Thursday, February 14, 1861
On this date in 1861 (or probably for this date in 1861), Richard Cadbury, son of the founder and soon-to-be co-owner of Cadbury Chocolate, created the first ever heart-shaped box filled with chocolate. These were promoted, first in England, as a perfect gift for Valentine’s Day.
Gift giving to sweethearts on this day of love had been going on since the middle ages. The Victorian Era delighted in frilly cards and gaudy paper. The Richmond Daily Dispatch, however, was tired of such things.
To-day, February 14th, is Saint Valentine’s day –an occasion set apart for several years past for the transmission through the post-office of printed caricatures of the “tender passion,” in its various stages, from skewered beef hearts to sentimental verses. The Saint after whom the day is named, suffered martyrdom in the reign of the Emperor Claudius, for some petty infraction of law — from which circumstance (he being an ardent devotee of love and charity,) has arisen the practice of naming as aforesaid “loving friends” in valentines or remembrances — in these latter days mostly converted into a means of saying covertly that which would entail danger if openly expressed. The practice of sending valuable presents on St. Valentine’s day, once in vogue, to use an inelegant, but forcible expression, has long since been “played out.”
Though this perhaps bitter author thought the practice “played out,” Cadbury clearly disagreed. His success is now obvious.
Scheffer’s Bookstore of 18 Market Street, Harrisburg, Pennsylvania told its patrons of a “large assortment of comic and sentimental Valentines of different styles and prices.”1
Atlanta diarist and bookseller, Sam Richards seemed to agree that it was all played out. He wrote in his diary that “the weather has been quite favorable for birds to mate and Valentines to sell for several days previous to this but this morning was wet and dark. It cleared up however at noon. But the Val’ trade has not been as brisk as it was last year….”2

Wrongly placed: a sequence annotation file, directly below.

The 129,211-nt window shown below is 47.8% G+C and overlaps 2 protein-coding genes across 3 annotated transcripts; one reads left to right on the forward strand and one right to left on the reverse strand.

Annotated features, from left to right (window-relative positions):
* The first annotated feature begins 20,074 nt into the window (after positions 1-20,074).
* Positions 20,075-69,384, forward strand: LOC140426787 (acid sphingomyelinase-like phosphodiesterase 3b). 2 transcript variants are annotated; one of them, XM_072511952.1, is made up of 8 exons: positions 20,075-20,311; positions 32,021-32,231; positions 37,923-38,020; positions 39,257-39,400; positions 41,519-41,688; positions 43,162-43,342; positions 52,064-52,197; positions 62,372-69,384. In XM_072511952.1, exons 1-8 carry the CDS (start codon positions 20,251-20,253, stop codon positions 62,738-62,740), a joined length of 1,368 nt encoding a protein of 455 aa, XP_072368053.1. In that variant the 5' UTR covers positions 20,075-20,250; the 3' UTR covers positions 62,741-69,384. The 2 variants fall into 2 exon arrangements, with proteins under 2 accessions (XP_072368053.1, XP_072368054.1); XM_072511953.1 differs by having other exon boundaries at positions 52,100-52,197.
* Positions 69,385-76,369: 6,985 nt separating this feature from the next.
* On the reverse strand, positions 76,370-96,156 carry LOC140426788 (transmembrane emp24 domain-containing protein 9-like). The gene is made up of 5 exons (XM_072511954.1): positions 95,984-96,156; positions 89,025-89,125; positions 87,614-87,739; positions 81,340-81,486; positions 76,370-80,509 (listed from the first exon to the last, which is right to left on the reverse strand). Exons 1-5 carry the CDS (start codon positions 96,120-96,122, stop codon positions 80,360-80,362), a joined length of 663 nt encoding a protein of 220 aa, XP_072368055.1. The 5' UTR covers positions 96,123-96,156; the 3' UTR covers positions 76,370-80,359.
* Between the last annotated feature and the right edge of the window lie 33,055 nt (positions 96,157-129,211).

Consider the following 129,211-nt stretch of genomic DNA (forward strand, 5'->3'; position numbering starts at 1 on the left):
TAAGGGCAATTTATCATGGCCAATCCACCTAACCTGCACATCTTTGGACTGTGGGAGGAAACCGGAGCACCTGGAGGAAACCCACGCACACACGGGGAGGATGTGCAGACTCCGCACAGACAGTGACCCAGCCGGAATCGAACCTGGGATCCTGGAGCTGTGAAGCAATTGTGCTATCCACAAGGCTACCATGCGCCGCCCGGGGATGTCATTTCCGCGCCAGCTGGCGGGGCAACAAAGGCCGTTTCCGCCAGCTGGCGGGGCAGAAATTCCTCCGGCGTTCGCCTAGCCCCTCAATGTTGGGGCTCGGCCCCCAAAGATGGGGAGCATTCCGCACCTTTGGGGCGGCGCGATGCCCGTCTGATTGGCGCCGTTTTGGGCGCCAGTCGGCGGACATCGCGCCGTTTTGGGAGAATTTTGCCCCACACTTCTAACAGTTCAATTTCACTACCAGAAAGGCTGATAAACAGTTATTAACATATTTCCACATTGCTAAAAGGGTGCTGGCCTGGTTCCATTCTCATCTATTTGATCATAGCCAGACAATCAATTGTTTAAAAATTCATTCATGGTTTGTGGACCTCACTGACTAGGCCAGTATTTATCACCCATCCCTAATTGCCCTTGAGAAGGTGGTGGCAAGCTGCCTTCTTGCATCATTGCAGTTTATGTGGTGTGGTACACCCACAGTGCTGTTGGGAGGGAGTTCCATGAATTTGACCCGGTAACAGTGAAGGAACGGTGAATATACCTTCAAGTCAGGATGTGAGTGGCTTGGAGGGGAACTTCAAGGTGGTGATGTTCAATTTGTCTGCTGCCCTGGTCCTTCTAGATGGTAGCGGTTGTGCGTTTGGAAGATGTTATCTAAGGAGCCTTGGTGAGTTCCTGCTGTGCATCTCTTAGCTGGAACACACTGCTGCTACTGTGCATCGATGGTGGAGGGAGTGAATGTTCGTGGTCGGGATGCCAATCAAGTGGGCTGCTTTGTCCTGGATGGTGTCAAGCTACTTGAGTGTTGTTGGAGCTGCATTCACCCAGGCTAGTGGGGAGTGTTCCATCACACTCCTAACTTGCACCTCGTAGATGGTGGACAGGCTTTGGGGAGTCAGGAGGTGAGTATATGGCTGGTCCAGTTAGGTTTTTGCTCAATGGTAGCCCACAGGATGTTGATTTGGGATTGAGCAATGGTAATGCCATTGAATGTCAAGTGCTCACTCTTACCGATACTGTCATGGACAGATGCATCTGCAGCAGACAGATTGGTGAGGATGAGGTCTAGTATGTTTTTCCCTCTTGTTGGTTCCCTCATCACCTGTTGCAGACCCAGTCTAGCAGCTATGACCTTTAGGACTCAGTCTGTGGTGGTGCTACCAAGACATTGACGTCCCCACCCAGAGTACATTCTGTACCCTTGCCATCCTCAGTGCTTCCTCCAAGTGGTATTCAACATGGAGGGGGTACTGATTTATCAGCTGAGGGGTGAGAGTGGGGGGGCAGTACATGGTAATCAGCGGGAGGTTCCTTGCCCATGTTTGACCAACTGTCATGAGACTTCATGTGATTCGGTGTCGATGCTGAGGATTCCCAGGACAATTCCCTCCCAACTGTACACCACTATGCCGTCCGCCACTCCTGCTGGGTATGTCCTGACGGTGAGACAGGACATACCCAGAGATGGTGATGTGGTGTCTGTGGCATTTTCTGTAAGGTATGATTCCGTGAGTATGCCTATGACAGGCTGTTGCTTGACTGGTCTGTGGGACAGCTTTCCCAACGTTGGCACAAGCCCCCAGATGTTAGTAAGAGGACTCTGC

Now, what does this have to do with the Civil War? Absolutely nothing.
Jefferson Davis was still making his way to Montgomery and Abraham Lincoln left Columbus en route to Pittsburgh, Pennsylvania where he stayed at the Monongahela House. He delivered a speech from his balcony and promised to continue it the next morning.
Speaking of Mr. Lincoln and Valentine’s Day, the President-Elect received quite a colorful display from a Southerner who seemed more interested in Halloween than any holiday having to do with love. “If you don’t resign we are going to put a spider in your dumpling…” There was more. Much more. You can read it here3, if you like, but the language is rather harsh.4
Have a Happy Valentine’s Day!
- Harrisburg Patriot & Democrat, February 14, 1861. [↩]
- Sam Richards’s Civil War Diary: A Chronicle of the Atlanta Home Front by Samuel Pearce Richards, University of Georgia Press, 2009. [↩]
- Mr. Abe Lincoln – if you don’t Resign we are going to put a spider in your dumpling and play the Devil with you you god or mighty god dam sundde of a bith go to hell and buss my Ass suck my prick and call my Bolics your uncle Dick god dam a fool and goddam Abe Lincoln… you are nothing but a goddam Black nigger. Tennesse Missouri Kentucky Virginia N. Carolina and Arkansas is going to secede Glory be to god on high [↩]
- Lincoln President-Elect by Harold Holzer. [↩]